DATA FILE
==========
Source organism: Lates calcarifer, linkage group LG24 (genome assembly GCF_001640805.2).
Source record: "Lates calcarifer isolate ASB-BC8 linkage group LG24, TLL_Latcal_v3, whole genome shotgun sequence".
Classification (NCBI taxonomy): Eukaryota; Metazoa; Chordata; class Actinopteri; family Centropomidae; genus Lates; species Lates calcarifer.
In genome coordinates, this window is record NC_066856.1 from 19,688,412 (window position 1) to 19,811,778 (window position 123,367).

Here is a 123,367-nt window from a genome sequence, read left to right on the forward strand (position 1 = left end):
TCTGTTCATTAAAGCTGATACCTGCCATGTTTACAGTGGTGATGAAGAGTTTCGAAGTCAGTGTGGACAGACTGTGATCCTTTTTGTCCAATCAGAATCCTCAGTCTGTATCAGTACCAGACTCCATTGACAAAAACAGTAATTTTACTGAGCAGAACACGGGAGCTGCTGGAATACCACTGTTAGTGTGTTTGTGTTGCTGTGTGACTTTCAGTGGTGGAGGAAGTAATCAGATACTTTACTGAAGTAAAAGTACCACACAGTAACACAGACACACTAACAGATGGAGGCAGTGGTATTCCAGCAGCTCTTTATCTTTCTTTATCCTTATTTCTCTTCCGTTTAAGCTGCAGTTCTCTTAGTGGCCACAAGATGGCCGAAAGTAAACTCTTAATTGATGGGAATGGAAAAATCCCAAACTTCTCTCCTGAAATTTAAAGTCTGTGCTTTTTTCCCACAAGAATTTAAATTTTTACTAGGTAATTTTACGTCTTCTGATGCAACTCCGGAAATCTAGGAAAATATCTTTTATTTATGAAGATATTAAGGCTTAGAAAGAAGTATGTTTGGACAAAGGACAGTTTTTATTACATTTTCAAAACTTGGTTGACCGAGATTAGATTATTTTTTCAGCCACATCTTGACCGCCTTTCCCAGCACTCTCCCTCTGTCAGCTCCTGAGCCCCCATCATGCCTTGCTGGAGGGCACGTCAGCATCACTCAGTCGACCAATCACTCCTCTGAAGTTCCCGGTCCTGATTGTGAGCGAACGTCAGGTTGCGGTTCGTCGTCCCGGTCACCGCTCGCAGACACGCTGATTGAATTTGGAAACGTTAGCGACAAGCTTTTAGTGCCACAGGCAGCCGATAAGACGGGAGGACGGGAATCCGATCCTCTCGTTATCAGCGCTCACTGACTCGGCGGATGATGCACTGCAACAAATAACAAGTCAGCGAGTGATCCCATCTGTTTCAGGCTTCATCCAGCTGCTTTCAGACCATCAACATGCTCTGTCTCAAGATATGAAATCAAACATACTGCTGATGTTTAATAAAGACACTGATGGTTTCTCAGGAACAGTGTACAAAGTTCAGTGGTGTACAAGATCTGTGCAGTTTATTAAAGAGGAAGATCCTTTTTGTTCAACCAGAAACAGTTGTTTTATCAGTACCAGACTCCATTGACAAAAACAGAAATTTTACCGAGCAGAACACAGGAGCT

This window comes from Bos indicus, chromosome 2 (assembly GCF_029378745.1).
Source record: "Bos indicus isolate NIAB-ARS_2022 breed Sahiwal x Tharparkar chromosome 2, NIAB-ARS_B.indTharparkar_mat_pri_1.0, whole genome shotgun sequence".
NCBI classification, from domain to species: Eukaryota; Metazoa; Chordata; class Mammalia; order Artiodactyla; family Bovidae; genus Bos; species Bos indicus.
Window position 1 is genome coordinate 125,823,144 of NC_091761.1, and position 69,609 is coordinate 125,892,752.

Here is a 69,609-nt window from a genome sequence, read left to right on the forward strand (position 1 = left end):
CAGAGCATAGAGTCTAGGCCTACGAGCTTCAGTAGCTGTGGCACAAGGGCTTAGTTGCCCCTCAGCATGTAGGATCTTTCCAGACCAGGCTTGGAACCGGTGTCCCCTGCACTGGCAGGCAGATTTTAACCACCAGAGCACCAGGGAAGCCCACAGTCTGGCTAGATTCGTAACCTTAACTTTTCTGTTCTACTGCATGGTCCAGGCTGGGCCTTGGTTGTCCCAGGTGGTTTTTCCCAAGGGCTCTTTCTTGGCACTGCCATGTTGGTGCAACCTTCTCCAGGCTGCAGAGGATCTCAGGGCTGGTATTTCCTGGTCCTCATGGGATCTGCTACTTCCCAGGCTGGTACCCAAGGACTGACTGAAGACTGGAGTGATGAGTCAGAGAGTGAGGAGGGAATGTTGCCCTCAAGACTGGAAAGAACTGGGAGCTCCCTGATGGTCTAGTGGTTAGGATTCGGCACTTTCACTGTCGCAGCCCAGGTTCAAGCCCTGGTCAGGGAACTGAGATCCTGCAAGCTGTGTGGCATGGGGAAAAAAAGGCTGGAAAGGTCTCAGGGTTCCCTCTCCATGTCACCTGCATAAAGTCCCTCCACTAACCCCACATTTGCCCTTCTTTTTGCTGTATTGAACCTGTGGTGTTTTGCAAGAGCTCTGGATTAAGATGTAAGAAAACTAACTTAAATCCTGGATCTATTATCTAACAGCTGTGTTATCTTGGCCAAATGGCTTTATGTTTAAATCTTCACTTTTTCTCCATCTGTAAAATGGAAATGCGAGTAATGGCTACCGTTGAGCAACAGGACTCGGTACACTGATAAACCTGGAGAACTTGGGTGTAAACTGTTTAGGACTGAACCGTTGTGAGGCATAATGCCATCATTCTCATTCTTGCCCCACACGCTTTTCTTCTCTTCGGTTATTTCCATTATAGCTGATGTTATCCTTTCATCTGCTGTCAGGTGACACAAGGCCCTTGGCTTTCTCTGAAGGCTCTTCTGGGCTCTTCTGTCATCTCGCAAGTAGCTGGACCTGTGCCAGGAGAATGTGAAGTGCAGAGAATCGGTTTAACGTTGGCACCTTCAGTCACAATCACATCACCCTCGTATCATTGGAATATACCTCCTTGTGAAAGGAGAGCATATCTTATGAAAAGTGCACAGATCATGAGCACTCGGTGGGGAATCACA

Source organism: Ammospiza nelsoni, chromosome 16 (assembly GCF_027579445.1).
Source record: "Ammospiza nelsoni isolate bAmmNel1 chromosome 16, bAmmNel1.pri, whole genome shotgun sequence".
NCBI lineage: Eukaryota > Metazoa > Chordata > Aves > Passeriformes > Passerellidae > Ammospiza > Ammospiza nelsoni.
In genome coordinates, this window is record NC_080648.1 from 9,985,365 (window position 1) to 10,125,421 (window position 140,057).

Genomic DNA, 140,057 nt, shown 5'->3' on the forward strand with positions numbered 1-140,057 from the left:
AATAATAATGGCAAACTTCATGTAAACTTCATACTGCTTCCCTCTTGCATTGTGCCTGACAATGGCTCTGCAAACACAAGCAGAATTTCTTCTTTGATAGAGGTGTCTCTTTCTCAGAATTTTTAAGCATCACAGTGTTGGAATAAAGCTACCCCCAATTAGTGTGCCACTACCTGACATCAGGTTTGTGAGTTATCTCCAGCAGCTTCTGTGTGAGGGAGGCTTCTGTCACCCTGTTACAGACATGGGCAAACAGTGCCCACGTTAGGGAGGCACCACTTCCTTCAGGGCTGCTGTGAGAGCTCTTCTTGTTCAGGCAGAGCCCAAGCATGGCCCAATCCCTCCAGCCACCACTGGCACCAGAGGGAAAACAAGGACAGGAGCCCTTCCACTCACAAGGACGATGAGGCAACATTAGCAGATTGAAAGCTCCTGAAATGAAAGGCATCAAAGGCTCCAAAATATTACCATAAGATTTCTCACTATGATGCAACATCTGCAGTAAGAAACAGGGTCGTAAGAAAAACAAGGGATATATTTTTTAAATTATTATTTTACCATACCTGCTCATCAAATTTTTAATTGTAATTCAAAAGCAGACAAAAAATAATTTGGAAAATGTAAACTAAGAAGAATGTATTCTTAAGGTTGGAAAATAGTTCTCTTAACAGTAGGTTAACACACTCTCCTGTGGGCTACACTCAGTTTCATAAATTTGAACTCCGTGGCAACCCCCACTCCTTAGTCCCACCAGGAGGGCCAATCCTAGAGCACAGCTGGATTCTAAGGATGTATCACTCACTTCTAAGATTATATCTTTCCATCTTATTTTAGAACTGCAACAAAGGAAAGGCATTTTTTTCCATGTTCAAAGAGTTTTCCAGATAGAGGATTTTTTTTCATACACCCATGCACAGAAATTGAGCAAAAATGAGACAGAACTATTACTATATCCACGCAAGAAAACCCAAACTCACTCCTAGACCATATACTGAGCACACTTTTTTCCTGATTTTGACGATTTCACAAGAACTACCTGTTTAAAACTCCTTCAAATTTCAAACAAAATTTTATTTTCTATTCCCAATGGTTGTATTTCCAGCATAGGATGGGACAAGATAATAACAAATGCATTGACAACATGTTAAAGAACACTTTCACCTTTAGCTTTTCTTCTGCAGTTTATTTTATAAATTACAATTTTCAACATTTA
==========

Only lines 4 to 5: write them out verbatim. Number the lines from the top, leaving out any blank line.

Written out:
In genome coordinates, this window is record NC_066856.1 from 19,688,412 (window position 1) to 19,811,778 (window position 123,367).

Here is a 123,367-nt window from a genome sequence, read left to right on the forward strand (position 1 = left end):